The Vicomte De Bragelonne eBook

This eBook from the Gutenberg Project consists of approximately 712 pages of information about The Vicomte De Bragelonne.
circumstance beyond deploring the minute’s delay they had thus to submit to.  They entered the habitation of the concierge du Palais five minutes after.  That officer was still walking about in the front court.  At the name of Fouquet, whispered in his ear by Pelisson, the governor eagerly approached the carriage, and, hat in hand, was profuse in his attentions.  “What an honor for me, monseigneur,” said he.

“One word, monsieur le governeur, will you take the trouble to get into my carriage?” The officer placed himself opposite Fouquet in the coach.

“Monsieur,” said Fouquet, “I have a service to ask of you.”

“Speak, monseigneur.”

“A service that will be compromising for you, monsieur, but which will assure to you forever my protection and my friendship.”

“Were it to cast myself into the fire for you, monseigneur, I would do it.”

“That is well,” said Fouquet; “what I require is much more simple.”

“That being so, monseigneur, what is it?”

“To conduct me to the chamber of Messieurs Lyodot and D’Eymeris.”

“Will monseigneur have the kindness to say for what purpose?”

“I will tell you that in their presence, monsieur; at the same time that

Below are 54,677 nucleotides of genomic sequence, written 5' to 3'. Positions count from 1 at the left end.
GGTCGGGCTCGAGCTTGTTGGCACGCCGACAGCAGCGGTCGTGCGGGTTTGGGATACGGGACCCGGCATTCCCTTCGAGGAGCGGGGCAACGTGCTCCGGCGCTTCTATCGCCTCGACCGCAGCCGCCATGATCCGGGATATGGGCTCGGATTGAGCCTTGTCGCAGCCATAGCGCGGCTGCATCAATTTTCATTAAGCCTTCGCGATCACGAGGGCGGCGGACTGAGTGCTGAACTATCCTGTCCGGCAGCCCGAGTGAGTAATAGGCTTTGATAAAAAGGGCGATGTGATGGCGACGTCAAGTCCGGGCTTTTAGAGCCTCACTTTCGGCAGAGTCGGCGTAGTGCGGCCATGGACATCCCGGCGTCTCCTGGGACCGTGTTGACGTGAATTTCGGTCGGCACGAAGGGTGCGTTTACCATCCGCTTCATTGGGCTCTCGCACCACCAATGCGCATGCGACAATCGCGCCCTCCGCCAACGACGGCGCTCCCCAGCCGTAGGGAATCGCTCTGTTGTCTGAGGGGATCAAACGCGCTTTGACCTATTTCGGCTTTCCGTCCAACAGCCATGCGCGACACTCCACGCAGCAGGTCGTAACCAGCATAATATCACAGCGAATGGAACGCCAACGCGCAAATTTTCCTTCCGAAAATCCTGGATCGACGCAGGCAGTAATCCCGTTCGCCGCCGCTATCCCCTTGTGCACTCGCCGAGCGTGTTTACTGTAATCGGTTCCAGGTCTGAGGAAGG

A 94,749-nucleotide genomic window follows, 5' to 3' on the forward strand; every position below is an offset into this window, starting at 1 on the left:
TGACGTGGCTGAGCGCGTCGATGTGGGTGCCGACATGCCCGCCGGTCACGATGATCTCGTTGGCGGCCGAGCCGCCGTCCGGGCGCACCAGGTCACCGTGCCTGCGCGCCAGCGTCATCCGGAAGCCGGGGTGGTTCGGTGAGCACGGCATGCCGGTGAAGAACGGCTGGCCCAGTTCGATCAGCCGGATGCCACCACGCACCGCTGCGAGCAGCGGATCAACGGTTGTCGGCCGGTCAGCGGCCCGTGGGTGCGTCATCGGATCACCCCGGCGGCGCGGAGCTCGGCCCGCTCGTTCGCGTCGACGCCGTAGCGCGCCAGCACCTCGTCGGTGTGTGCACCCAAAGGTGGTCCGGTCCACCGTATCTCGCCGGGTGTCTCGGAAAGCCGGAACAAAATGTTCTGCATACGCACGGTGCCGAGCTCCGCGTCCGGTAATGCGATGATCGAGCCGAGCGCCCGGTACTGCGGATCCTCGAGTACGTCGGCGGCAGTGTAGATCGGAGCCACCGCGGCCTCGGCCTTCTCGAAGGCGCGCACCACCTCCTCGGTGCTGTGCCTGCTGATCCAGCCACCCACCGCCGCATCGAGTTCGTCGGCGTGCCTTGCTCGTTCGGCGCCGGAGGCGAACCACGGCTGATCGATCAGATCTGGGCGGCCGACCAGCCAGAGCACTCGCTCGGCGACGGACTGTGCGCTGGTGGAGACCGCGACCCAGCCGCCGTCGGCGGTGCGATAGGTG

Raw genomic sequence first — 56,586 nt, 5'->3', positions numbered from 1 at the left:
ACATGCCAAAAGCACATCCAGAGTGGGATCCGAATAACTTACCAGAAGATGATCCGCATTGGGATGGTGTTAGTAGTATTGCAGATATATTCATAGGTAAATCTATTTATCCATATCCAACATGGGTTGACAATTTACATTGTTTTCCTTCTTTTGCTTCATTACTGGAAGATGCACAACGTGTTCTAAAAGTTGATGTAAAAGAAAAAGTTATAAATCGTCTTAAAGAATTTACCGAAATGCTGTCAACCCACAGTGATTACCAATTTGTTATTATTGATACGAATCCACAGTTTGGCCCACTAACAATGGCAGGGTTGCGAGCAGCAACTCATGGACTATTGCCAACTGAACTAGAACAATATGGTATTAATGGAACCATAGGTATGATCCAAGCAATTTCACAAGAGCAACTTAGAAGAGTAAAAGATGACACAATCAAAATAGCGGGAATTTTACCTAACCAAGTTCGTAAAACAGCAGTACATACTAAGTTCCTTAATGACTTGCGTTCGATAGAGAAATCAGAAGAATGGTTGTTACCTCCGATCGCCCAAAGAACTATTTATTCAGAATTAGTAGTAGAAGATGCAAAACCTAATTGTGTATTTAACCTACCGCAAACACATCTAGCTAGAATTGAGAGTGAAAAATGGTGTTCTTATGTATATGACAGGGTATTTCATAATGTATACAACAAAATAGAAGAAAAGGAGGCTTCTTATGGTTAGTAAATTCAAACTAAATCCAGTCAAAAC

I will give you ample means of palliating this escape.”

“Escape!  Why, then, monseigneur does not know?”


“That Messieurs Lyodot and D’Eymeris are no longer here.”

“Since when?” cried Fouquet, in great agitation.

“About a quarter of an hour.”

“Whither have they gone, then?”

“To Vincennes — to the donjon.”

“Who took them from here?”

“An order from the king.”

“Oh! woe! woe!” exclaimed Fouquet, striking his forehead.  “Woe!” and without saying a single word more to the governor, he threw himself back into his carriage, despair in his heart, and death on his countenance.

“Well!” said Pelisson, with great anxiety.

“Our friends are lost.  Colbert is conveying them to the donjon.  They crossed our path under the arcade Saint-Jean.”

Pelisson, struck as by a thunderbolt, made no reply.  With a single reproach he would have killed his master.  “Where is monseigneur going?” said the footman.

“Home — to Paris.  You, Pelisson, return to Saint-Mande, and bring the Abbe Fouquet to me within an hour.  Begone!”

Chapter LX:  Plan of Battle.

The night was already far advanced when the Abbe Fouquet joined his brother.  Gourville had accompanied him.  These three men, pale with dread of future events, resembled less three powers of the day than three conspirators, united by one single thought of violence.  Fouquet walked for a long time, with his eyes fixed upon the floor, striking his hands one against the other.  At length, taking courage, in the midst of a deep sigh:  “Abbe,” said he, “you were speaking to me only to-day of certain people you maintain.”

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The Vicomte De Bragelonne from Project Gutenberg. Public domain.
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